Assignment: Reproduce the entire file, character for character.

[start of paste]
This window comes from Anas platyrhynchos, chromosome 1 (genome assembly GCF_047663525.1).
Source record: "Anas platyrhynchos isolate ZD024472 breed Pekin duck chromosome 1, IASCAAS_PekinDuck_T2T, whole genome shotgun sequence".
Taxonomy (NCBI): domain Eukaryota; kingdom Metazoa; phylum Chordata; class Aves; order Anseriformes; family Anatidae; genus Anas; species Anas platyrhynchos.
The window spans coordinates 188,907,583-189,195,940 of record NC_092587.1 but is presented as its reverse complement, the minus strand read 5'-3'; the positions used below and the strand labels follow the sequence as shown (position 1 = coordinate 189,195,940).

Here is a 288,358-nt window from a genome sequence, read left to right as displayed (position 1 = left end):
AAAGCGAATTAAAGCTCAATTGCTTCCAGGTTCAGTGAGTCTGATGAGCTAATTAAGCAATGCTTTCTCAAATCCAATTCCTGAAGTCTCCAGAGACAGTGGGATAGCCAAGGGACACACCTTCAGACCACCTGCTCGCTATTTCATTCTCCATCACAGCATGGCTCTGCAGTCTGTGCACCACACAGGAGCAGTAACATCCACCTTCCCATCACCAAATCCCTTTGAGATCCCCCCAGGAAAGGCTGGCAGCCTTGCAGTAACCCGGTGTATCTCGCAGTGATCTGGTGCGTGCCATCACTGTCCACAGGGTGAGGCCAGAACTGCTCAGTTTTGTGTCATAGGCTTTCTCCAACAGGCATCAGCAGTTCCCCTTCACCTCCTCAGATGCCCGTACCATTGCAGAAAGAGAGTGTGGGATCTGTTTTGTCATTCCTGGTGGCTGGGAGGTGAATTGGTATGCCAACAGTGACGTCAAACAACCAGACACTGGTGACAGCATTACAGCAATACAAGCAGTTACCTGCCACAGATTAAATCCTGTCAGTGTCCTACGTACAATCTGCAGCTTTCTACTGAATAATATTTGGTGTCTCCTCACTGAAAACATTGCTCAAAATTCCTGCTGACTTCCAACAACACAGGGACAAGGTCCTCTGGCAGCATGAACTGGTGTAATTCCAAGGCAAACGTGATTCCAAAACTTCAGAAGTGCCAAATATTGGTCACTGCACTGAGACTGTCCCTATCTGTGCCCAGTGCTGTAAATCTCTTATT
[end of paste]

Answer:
This window comes from Anas platyrhynchos, chromosome 1 (genome assembly GCF_047663525.1).
Source record: "Anas platyrhynchos isolate ZD024472 breed Pekin duck chromosome 1, IASCAAS_PekinDuck_T2T, whole genome shotgun sequence".
Taxonomy (NCBI): domain Eukaryota; kingdom Metazoa; phylum Chordata; class Aves; order Anseriformes; family Anatidae; genus Anas; species Anas platyrhynchos.
The window spans coordinates 188,907,583-189,195,940 of record NC_092587.1 but is presented as its reverse complement, the minus strand read 5'-3'; the positions used below and the strand labels follow the sequence as shown (position 1 = coordinate 189,195,940).

Here is a 288,358-nt window from a genome sequence, read left to right as displayed (position 1 = left end):
AAAGCGAATTAAAGCTCAATTGCTTCCAGGTTCAGTGAGTCTGATGAGCTAATTAAGCAATGCTTTCTCAAATCCAATTCCTGAAGTCTCCAGAGACAGTGGGATAGCCAAGGGACACACCTTCAGACCACCTGCTCGCTATTTCATTCTCCATCACAGCATGGCTCTGCAGTCTGTGCACCACACAGGAGCAGTAACATCCACCTTCCCATCACCAAATCCCTTTGAGATCCCCCCAGGAAAGGCTGGCAGCCTTGCAGTAACCCGGTGTATCTCGCAGTGATCTGGTGCGTGCCATCACTGTCCACAGGGTGAGGCCAGAACTGCTCAGTTTTGTGTCATAGGCTTTCTCCAACAGGCATCAGCAGTTCCCCTTCACCTCCTCAGATGCCCGTACCATTGCAGAAAGAGAGTGTGGGATCTGTTTTGTCATTCCTGGTGGCTGGGAGGTGAATTGGTATGCCAACAGTGACGTCAAACAACCAGACACTGGTGACAGCATTACAGCAATACAAGCAGTTACCTGCCACAGATTAAATCCTGTCAGTGTCCTACGTACAATCTGCAGCTTTCTACTGAATAATATTTGGTGTCTCCTCACTGAAAACATTGCTCAAAATTCCTGCTGACTTCCAACAACACAGGGACAAGGTCCTCTGGCAGCATGAACTGGTGTAATTCCAAGGCAAACGTGATTCCAAAACTTCAGAAGTGCCAAATATTGGTCACTGCACTGAGACTGTCCCTATCTGTGCCCAGTGCTGTAAATCTCTTATT